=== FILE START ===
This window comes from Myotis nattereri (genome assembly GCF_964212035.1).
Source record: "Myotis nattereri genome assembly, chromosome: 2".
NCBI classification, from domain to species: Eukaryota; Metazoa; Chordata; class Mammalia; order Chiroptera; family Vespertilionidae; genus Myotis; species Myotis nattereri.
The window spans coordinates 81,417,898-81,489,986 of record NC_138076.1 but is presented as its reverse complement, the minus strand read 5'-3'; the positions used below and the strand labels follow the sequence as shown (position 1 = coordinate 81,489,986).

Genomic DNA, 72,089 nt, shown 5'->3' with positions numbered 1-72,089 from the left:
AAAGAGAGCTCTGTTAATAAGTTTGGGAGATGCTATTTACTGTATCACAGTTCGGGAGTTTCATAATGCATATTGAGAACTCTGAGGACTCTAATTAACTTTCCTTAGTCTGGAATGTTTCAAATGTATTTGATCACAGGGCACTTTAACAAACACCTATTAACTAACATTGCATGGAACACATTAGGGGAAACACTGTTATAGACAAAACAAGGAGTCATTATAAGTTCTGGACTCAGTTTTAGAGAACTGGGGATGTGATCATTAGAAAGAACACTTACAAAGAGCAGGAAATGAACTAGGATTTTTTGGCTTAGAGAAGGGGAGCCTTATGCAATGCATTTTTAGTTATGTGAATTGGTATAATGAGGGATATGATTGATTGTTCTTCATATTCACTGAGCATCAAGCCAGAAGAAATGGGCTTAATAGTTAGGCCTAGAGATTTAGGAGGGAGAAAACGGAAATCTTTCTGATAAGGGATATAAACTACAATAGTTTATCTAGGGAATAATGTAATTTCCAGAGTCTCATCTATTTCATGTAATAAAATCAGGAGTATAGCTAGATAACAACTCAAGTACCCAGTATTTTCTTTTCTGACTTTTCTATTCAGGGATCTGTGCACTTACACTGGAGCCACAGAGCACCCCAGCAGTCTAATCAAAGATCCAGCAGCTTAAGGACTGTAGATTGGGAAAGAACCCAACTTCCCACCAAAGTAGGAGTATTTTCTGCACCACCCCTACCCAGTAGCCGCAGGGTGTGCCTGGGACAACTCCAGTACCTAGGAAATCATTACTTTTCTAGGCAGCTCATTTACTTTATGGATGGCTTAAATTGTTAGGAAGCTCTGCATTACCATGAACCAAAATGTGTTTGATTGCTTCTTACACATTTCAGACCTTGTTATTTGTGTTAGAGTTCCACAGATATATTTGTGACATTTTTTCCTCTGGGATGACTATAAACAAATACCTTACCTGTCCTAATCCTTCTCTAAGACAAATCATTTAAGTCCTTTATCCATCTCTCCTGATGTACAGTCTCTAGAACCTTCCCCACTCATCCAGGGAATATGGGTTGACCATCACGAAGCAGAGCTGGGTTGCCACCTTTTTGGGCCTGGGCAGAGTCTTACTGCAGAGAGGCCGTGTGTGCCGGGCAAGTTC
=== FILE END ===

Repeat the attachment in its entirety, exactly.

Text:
This window comes from Myotis nattereri (genome assembly GCF_964212035.1).
Source record: "Myotis nattereri genome assembly, chromosome: 2".
NCBI classification, from domain to species: Eukaryota; Metazoa; Chordata; class Mammalia; order Chiroptera; family Vespertilionidae; genus Myotis; species Myotis nattereri.
The window spans coordinates 81,417,898-81,489,986 of record NC_138076.1 but is presented as its reverse complement, the minus strand read 5'-3'; the positions used below and the strand labels follow the sequence as shown (position 1 = coordinate 81,489,986).

Genomic DNA, 72,089 nt, shown 5'->3' with positions numbered 1-72,089 from the left:
AAAGAGAGCTCTGTTAATAAGTTTGGGAGATGCTATTTACTGTATCACAGTTCGGGAGTTTCATAATGCATATTGAGAACTCTGAGGACTCTAATTAACTTTCCTTAGTCTGGAATGTTTCAAATGTATTTGATCACAGGGCACTTTAACAAACACCTATTAACTAACATTGCATGGAACACATTAGGGGAAACACTGTTATAGACAAAACAAGGAGTCATTATAAGTTCTGGACTCAGTTTTAGAGAACTGGGGATGTGATCATTAGAAAGAACACTTACAAAGAGCAGGAAATGAACTAGGATTTTTTGGCTTAGAGAAGGGGAGCCTTATGCAATGCATTTTTAGTTATGTGAATTGGTATAATGAGGGATATGATTGATTGTTCTTCATATTCACTGAGCATCAAGCCAGAAGAAATGGGCTTAATAGTTAGGCCTAGAGATTTAGGAGGGAGAAAACGGAAATCTTTCTGATAAGGGATATAAACTACAATAGTTTATCTAGGGAATAATGTAATTTCCAGAGTCTCATCTATTTCATGTAATAAAATCAGGAGTATAGCTAGATAACAACTCAAGTACCCAGTATTTTCTTTTCTGACTTTTCTATTCAGGGATCTGTGCACTTACACTGGAGCCACAGAGCACCCCAGCAGTCTAATCAAAGATCCAGCAGCTTAAGGACTGTAGATTGGGAAAGAACCCAACTTCCCACCAAAGTAGGAGTATTTTCTGCACCACCCCTACCCAGTAGCCGCAGGGTGTGCCTGGGACAACTCCAGTACCTAGGAAATCATTACTTTTCTAGGCAGCTCATTTACTTTATGGATGGCTTAAATTGTTAGGAAGCTCTGCATTACCATGAACCAAAATGTGTTTGATTGCTTCTTACACATTTCAGACCTTGTTATTTGTGTTAGAGTTCCACAGATATATTTGTGACATTTTTTCCTCTGGGATGACTATAAACAAATACCTTACCTGTCCTAATCCTTCTCTAAGACAAATCATTTAAGTCCTTTATCCATCTCTCCTGATGTACAGTCTCTAGAACCTTCCCCACTCATCCAGGGAATATGGGTTGACCATCACGAAGCAGAGCTGGGTTGCCACCTTTTTGGGCCTGGGCAGAGTCTTACTGCAGAGAGGCCGTGTGTGCCGGGCAAGTTC